This will be my first time to vote, as I was just getting started around a year ago (it will be one year next Wednesday). But I do have a good idea of who I'm going to vote for, and I know who I can recommend to anyone reading this.
Education in Texas is one of the very first blogs I started reading regularly. Mike, who writes the blog, writes with a good sense of humor, superlative grammar, and outstanding punctuation. Also, he usually has something informative to say. So my vote goes to him, and I would recommend that everyone check out his stuff.
I'm not really sure how many votes you get, but I'd like to also give a shout out to two other blogs that I greatly enjoy. Even though we did not all start at exactly the same time, I sort of feel like Happychyck, La Chucheria, and I worked our way into the "edusphere" together. So I hold them up as paragons as well.
Looks like February 2 is when the nominations begin. If you're able to, be sure to vote!
Saturday, January 20, 2007
Well, I have resisted it as long as possible, but it's finally time to face up to the fact that I have been "tagged," repeatedly, and that I am going to have to complete this meme challenge.
Redkudu was the first to tag me, so she gets the credit, but more recently, I've been hit by Ms. Cornelius and Mike in Texas as well. Normally, I am very resistant to forwarding things just for the sake of forwarding them. In fact, I will automatically delete any e-mail that ends with "If you love Jesus, send this to 10 of your closest friends." Excuse me, I really don't think that the good Lord and Savior is going to banish me just because I didn't forward a dumb little poem within 5 minutes of receiving it.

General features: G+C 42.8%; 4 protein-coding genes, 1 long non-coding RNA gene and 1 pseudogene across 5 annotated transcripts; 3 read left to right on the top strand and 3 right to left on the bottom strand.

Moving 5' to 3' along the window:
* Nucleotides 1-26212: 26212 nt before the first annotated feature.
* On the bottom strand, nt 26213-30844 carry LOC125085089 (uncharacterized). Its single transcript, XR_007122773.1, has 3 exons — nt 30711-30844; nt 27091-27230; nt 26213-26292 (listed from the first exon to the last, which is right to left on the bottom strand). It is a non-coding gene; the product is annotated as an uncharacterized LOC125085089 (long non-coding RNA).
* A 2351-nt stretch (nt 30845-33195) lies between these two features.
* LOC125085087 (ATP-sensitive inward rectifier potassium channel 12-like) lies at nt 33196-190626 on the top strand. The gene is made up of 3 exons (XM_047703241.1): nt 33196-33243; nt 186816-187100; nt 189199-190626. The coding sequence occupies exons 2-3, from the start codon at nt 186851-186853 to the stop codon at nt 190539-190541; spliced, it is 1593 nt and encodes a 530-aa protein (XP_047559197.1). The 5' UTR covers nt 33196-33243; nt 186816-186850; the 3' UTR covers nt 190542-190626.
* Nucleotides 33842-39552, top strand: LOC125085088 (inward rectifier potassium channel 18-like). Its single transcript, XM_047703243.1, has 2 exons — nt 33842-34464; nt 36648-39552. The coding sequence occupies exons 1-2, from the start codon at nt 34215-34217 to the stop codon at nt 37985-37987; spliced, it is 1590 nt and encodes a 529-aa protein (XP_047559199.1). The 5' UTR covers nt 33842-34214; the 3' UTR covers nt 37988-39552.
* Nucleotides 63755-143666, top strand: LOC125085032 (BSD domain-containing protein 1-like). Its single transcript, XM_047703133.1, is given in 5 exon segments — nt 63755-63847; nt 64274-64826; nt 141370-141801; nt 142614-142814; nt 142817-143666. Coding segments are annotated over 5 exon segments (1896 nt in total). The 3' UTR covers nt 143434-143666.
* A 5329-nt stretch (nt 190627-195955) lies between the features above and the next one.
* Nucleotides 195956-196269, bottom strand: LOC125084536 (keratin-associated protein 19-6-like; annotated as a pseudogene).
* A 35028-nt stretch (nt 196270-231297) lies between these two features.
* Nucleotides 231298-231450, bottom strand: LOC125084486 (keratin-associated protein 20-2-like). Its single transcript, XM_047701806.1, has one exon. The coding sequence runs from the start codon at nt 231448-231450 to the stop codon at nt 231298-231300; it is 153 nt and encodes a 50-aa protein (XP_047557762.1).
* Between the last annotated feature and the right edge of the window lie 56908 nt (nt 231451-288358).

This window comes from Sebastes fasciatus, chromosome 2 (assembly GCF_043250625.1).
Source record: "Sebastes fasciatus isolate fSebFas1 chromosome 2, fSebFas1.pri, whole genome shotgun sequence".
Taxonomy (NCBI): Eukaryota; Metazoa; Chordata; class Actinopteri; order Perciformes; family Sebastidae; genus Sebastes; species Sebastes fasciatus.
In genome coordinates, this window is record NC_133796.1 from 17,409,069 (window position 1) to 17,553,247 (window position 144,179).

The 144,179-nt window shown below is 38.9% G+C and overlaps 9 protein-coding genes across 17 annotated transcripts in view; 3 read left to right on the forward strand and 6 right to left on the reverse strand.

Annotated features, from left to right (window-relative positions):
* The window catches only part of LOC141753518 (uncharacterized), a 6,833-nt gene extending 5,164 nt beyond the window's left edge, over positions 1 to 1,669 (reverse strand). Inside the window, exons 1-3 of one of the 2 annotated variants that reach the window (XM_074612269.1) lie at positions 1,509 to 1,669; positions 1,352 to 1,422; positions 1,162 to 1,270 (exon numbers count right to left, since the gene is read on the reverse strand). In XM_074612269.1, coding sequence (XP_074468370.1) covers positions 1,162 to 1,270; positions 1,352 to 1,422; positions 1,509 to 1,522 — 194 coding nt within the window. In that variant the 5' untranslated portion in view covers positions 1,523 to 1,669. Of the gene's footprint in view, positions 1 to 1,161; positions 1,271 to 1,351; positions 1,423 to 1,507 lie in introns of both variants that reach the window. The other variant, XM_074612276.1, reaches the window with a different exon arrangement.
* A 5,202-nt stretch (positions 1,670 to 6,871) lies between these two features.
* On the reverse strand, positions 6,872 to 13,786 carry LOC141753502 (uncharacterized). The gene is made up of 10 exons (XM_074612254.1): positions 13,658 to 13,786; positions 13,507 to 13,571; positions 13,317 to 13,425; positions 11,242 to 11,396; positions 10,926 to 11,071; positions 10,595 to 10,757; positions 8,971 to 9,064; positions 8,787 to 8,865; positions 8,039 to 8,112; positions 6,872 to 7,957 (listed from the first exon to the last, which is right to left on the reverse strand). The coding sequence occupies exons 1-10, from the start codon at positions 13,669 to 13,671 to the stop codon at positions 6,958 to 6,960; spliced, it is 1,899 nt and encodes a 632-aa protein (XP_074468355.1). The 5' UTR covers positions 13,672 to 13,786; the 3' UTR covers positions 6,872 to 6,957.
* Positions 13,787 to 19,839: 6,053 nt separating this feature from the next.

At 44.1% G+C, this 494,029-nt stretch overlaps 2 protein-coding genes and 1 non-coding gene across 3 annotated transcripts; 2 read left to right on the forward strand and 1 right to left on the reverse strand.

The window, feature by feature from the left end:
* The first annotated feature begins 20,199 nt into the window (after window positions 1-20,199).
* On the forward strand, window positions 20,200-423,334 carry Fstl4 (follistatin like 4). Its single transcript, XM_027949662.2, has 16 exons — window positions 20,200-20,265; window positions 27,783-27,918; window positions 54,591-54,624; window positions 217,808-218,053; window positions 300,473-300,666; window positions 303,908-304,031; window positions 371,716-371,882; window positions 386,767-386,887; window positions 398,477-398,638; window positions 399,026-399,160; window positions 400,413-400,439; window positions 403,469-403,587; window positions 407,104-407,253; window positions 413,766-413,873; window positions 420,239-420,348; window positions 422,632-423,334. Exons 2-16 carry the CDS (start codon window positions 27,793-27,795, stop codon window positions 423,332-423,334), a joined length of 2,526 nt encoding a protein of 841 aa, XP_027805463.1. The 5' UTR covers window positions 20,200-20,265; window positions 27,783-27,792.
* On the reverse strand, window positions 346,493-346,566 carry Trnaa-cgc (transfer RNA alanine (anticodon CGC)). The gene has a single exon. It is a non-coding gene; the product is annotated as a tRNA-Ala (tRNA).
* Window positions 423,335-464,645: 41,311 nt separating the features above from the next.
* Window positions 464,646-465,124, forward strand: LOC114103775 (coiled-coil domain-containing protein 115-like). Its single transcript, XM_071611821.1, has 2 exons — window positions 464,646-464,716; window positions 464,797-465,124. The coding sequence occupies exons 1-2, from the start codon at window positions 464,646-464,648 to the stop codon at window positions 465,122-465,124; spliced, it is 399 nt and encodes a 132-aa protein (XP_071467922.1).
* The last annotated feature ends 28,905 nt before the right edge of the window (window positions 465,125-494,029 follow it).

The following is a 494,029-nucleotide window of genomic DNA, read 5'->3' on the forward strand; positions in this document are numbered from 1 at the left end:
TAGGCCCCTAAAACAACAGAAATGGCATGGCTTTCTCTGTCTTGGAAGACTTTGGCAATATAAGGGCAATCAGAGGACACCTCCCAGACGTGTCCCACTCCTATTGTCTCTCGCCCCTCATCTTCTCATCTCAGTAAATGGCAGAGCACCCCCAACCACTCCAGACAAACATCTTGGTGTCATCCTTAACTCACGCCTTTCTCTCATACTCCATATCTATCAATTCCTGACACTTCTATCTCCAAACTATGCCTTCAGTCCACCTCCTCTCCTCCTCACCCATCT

But this meme seems pretty harmless, so I'll go along with it. Let's just not make a habit of it...
So here we go, 5 things about me that you probably didn't know, unless you've been stalking me, in which case I should add number 6: I have a stalker.
1) I was born just outside of Washington, DC during a very rare and strange weather phenomenon. It was a combination snow/lightning storm. That same night (quite possibly at the exact moment of my birth, but more probably a few hours later), my great-grandmother's television set was struck by lightning.
2) I grew up playing all-text no graphics adventure games on the computer. I still have a very fond spot in my heart for the likes of Zork, Planetfall, Infidel, and the like. "You are standing in a clearing, west of a white house. There is a mailbox here."
3) I tried out for the Duke basketball team my freshman year of college. I knew I didn't stand a chance of making it, but I had the opportunity to play on the court in Cameron Indoor Stadium in front of Coach K and several of the players, so I had to grab it. I got a T-shirt for my efforts. The team wound up winning the national championship that year. Was any part of the success due to my inspiring performance? Who can say?